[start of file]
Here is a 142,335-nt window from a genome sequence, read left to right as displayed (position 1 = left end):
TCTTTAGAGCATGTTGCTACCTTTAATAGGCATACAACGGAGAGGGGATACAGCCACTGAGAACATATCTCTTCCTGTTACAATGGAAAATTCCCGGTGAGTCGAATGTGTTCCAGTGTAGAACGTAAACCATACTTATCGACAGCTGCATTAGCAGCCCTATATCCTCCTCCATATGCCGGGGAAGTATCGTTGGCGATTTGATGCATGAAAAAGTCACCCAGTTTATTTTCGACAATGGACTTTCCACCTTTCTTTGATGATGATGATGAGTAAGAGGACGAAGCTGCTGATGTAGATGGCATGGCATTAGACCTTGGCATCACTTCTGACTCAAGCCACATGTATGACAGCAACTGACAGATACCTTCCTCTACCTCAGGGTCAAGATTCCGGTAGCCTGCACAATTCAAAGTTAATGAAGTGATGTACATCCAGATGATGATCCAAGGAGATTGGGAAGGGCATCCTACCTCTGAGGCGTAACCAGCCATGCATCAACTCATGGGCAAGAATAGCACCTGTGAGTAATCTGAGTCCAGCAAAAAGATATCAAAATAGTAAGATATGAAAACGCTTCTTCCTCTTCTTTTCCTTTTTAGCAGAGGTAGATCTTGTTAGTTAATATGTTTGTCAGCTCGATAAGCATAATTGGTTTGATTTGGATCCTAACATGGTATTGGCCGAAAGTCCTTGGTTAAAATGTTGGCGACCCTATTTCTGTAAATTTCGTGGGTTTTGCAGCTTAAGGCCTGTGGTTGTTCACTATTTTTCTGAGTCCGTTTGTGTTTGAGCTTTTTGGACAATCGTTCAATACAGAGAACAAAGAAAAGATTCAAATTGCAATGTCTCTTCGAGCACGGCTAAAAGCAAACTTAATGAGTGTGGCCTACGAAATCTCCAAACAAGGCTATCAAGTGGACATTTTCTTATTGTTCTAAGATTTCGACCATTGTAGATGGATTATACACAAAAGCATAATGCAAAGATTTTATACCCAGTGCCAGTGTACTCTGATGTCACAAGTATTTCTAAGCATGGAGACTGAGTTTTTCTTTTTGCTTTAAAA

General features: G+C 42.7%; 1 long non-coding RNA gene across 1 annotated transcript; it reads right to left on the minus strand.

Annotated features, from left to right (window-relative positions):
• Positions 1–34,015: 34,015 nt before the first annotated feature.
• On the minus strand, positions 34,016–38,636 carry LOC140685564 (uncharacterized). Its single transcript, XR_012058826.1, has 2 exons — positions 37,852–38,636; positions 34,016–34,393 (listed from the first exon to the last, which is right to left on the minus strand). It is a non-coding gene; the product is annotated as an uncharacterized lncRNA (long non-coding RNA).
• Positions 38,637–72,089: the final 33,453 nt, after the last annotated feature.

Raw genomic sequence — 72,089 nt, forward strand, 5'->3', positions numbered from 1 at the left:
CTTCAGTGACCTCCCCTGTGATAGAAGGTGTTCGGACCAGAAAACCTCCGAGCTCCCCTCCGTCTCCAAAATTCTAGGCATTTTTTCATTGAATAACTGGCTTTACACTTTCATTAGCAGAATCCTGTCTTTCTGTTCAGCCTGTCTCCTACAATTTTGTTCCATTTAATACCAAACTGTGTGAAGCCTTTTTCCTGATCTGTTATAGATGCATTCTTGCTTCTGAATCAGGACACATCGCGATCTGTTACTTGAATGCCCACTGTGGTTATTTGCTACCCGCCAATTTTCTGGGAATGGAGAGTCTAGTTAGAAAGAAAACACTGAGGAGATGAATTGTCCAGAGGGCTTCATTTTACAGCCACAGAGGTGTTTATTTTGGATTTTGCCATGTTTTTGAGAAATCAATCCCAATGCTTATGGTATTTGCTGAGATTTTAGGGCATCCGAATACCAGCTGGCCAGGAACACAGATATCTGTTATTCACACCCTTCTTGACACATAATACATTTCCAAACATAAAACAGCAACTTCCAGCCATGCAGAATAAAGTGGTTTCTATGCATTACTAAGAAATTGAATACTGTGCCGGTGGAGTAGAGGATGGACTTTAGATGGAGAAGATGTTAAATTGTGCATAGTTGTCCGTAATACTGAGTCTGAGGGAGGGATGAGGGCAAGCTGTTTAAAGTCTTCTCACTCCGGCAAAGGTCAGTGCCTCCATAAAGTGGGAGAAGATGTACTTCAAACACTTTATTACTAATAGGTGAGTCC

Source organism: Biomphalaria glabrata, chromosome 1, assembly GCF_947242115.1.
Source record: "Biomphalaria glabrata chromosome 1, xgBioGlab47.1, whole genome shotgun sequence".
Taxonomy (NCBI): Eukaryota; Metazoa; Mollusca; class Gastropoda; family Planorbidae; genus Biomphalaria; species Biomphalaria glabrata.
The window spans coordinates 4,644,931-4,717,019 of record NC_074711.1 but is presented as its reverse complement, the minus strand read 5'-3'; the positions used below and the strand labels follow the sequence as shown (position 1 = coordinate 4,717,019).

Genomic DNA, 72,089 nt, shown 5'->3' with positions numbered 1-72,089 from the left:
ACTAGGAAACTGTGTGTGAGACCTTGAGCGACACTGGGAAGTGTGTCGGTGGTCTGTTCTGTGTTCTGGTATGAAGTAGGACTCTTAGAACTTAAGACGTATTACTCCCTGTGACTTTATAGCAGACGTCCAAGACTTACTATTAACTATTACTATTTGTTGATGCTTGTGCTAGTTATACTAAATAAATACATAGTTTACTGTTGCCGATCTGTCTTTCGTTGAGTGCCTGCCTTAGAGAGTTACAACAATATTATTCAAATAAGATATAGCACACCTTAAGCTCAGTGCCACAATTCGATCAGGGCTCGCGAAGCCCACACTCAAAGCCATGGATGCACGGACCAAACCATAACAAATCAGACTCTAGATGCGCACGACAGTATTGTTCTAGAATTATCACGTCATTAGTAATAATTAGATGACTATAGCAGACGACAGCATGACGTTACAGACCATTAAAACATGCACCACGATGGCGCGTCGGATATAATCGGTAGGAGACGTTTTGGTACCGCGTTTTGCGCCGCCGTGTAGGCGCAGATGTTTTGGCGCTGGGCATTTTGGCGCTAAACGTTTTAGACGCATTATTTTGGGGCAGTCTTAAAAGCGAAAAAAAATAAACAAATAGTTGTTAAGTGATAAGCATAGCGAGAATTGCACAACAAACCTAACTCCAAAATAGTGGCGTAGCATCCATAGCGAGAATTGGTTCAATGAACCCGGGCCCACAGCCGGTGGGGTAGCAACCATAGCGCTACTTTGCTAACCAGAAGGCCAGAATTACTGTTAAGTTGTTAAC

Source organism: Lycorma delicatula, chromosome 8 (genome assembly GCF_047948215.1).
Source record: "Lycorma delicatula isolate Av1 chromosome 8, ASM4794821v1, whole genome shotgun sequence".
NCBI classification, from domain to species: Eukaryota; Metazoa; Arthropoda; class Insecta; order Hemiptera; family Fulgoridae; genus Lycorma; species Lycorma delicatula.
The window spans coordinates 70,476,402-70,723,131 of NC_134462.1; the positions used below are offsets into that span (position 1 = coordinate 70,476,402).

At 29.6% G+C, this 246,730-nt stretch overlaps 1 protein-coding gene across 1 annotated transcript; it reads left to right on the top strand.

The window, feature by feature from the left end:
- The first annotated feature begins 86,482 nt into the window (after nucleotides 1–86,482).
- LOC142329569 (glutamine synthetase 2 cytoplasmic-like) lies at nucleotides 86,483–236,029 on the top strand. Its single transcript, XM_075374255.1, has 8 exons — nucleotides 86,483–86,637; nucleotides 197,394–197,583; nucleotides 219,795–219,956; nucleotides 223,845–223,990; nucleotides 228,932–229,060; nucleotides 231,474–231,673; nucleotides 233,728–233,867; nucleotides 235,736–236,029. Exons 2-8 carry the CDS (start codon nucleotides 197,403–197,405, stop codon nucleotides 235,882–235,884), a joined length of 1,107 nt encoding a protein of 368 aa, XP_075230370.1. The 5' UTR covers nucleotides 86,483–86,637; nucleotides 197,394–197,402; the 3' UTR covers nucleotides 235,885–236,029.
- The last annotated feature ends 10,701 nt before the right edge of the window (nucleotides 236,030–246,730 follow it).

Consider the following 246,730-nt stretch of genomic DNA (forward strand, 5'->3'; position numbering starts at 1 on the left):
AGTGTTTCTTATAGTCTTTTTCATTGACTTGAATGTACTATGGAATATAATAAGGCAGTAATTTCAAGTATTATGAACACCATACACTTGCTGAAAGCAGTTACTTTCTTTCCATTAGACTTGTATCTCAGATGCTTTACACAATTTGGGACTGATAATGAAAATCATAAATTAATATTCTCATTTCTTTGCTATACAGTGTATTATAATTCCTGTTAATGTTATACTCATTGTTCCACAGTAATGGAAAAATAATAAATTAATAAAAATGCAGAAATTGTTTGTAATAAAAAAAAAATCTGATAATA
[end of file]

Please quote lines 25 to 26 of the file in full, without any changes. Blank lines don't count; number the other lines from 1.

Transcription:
Consider the following 246,730-nt stretch of genomic DNA (forward strand, 5'->3'; position numbering starts at 1 on the left):
AGTGTTTCTTATAGTCTTTTTCATTGACTTGAATGTACTATGGAATATAATAAGGCAGTAATTTCAAGTATTATGAACACCATACACTTGCTGAAAGCAGTTACTTTCTTTCCATTAGACTTGTATCTCAGATGCTTTACACAATTTGGGACTGATAATGAAAATCATAAATTAATATTCTCATTTCTTTGCTATACAGTGTATTATAATTCCTGTTAATGTTATACTCATTGTTCCACAGTAATGGAAAAATAATAAATTAATAAAAATGCAGAAATTGTTTGTAATAAAAAAAAAATCTGATAATA